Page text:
After a September announcement that the college would build a new student center that would take over study space on the second floor of the Morton College library, both students and faculty resisted.
Liliana Carrizales, a first-year nursing student at Morton, uses the study area along with other nursing students.
“I do find myself using it so I hope they don’t take it away,” she said. “And most of the students are really concerned.” Continue reading
“I took AP courses because I wanted a challenge, but also because the idea of being able to get college credit if I did well on the AP exams really appealed to me. I think that they did fairly well in preparing me for college, especially in relation with the work load and in getting a sense of just how important time management was going to be,” Mariscal said.
Mariscal was just one of the students who helped the J. Sterling Morton High School District 201 to be named a College Board Advanced Placement District of the Year among medium-sized school districts.
The district was given this national award for expanding access to AP classes while simultaneously increasing AP Exam scores of three or higher (three or higher is eligible for college credit) over a three-year period. Continue reading
By Melinda Czifrak
More than a year after testing showed lead in Berwyn residents’ water, the city is continuing to waive tap fees for people concerned about lead in the water.
According to the Illinois Environmental Protection Agency, lead can enter drinking water when service pipes that contain lead corrode, particularly where the water has “high acidity or low mineral content that corrodes pipes and fixtures.” Corrosion is a dissolving or wearing away of metal caused by a chemical reaction between water and plumbing.
In other words, the lead is not in the water, but in pipes and fixtures. Continue reading
The hometown favorite, Buona Beef is celebrating 35 delicious years in business. The famous Italian Beef restaurant serves up more than just its signature Italian Beef. It is home to a long list of other delicious foods like pizza, salads, burgers, hotdogs, sandwiches, panini’s, soups and desserts.
The top three Buona Beef locations near you are Oak Park, Hillside and the original located at 6745 Roosevelt Road in Berwyn.
The deliciousness doesn’t stop there, Buona Beef is popping up in various locations all across Illinois, having 18 locations already according to the business’ website, buona.com.
Through a simple google search, other hotspots for the restaurant include Beverly, Montgomery, Bolingbrook, Glendale Heights, Lombard, Orland Park, Hoffman Estates and Rosemont. Continue reading
By Melissa Rohman
Public painting in Berwyn is changing as the amount of general and gang graffiti is decreasing and authorized public art is increasing.
Gang graffiti has decreased over the past five years because of the Berwyn Police Department’s proactive Tactical Unit and police work regarding gang activity in the city, according to Berwyn’s Acting Police Chief Michael Cimaglia.
Division Commander Joe Santangelo is in charge of graffiti removal; graffiti is searched and removed Monday through Friday and on the weekends, designated graffiti removers are called in. Most graffiti ] that has been found in the city is gang “tagging” with an identifying symbol or nickname to mark one or more specific areas.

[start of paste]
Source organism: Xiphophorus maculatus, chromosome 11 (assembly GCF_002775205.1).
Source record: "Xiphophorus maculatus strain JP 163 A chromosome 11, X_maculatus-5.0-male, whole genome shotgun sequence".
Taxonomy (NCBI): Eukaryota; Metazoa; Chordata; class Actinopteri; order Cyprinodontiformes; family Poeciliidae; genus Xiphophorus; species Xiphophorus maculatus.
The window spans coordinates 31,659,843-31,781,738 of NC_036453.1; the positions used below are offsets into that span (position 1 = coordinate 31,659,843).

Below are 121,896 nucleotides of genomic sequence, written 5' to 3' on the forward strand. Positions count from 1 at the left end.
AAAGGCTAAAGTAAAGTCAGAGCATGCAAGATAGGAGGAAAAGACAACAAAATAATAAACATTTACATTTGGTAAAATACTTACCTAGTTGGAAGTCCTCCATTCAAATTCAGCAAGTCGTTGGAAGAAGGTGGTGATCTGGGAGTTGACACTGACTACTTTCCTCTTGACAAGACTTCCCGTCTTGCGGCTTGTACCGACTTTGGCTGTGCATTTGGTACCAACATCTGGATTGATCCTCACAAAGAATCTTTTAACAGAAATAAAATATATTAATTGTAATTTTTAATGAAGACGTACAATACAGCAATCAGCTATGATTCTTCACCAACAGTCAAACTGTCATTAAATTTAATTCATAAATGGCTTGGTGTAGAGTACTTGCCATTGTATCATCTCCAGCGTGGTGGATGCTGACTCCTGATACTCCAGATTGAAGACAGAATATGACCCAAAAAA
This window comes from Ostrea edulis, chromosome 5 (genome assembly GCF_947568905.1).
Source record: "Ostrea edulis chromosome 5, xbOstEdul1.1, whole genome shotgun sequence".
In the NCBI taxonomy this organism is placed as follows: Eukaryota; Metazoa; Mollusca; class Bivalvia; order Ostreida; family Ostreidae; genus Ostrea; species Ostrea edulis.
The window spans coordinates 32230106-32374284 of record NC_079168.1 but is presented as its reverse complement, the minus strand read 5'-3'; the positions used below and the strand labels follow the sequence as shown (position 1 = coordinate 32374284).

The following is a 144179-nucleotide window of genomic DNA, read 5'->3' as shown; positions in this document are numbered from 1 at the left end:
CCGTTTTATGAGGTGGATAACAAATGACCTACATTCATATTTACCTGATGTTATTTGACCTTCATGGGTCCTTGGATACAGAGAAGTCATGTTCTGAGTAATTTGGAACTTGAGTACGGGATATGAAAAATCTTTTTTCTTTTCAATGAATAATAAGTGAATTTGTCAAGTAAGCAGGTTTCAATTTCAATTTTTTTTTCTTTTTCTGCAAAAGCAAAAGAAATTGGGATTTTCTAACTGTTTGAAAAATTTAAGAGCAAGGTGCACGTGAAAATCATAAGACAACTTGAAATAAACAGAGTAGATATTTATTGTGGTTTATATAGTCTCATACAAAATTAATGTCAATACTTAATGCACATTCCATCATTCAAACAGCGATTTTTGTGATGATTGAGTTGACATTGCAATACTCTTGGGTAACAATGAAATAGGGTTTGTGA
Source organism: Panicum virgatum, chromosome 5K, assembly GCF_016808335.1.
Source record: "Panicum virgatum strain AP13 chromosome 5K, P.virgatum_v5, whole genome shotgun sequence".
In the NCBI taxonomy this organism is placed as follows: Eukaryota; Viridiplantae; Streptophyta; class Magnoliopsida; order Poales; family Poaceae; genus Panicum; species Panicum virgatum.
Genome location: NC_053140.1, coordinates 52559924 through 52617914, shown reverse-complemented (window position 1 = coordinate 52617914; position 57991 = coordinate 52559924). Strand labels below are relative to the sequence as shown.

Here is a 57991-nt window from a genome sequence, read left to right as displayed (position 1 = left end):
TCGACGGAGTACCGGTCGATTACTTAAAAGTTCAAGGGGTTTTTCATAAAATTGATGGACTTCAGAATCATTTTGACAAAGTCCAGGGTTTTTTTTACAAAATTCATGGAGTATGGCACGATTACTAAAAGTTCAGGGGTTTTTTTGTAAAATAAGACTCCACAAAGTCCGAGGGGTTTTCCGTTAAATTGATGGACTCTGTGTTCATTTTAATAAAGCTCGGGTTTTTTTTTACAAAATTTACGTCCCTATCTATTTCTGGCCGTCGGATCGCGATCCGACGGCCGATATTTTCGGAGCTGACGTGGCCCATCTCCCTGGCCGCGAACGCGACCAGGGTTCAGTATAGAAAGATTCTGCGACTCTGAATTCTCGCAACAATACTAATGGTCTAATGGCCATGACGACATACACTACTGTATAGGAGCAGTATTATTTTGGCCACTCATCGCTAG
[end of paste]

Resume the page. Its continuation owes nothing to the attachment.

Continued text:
“It’s generally reported in alleys on garages, however we have located it on street signs and playground equipment in parks,” Cimaglia said. Continue reading
By Emily Lapinski
After a four-month delay, the Berwyn Park District is back on track and moving forward with plans to expand and improve the park system.
Berwyn parks lost close to $400,000 in grants earlier this year due to budget cuts made by Gov. Bruce Rauner. The grant suspension put a delay on two major projects. The first was an $87,500 grant for land acquisition for a new park and the second was a $306,600 grant for renovation and redevelopment of existing parks, specifically their water drainage systems.
“The first thing that we can take away from this is that you always hear people talking about going for grants but you have to keep in mind that grants can dry up, be suspended or even cancelled out,” said Jeffery Janda, executive director of the Berwyn Park District. “As a result, the project or program you are moving forward with suddenly comes to a standstill.” Continue reading
By Marty Carlino
Tickets for World Series games at Wrigley Field topped $3,000, but fans at Fitzgerald’s got the bleachers, the atmosphere and a very big screen for the price of a beer.
After a 71-year drought, the Chicago Cubs returned to play in Major League Baseball’s fall classic, the World Series. Cubs fans throughout the state of Illinois have come out in large crowds to support their team at their favorite establishments.
In Berwyn, bars and restaurants throughout the city have cherished the Cubs successful postseason run. Several have even pulled out all the stops to accommodate Cubs fans and large crowds.
One of Berwyn’s most popular establishments, Fitzgerald’s, typically a music venue, set up a unique atmosphere for fans to take in the Cubs playoff games. Continue reading
By Rich Bodee
On the morning of Oct. 6, before school even began at both Morton East and West high schools, students, parents, and faculty rallied in support of three things: K-12 and college education funding, a call to end standardized testing, and education funding equality.
“The rallies were sponsored by the Alliance to Reclaim Our Schools (AROS), which is a national coalition between labor unions, mainly the American Federation of Teachers and the National Education Association,” Robert Bartlett, a teacher at Morton West said. Continue reading
By Jonathan De Leon
Two years ago, The Big Hurt Brewhouse opened in September of 2014 on the corner of Cermak and Oak Park with boosters claiming it was the next great sports mecca and tourist attraction.
Now it stands quiet, with the sign “closed for remodeling” taped on the doors outside.
Neither restaurant management nor owner Frank Thomas, Chicago White Sox legend, could be reached.
Berwyn officials had no answers as well about the sudden closing. Continue reading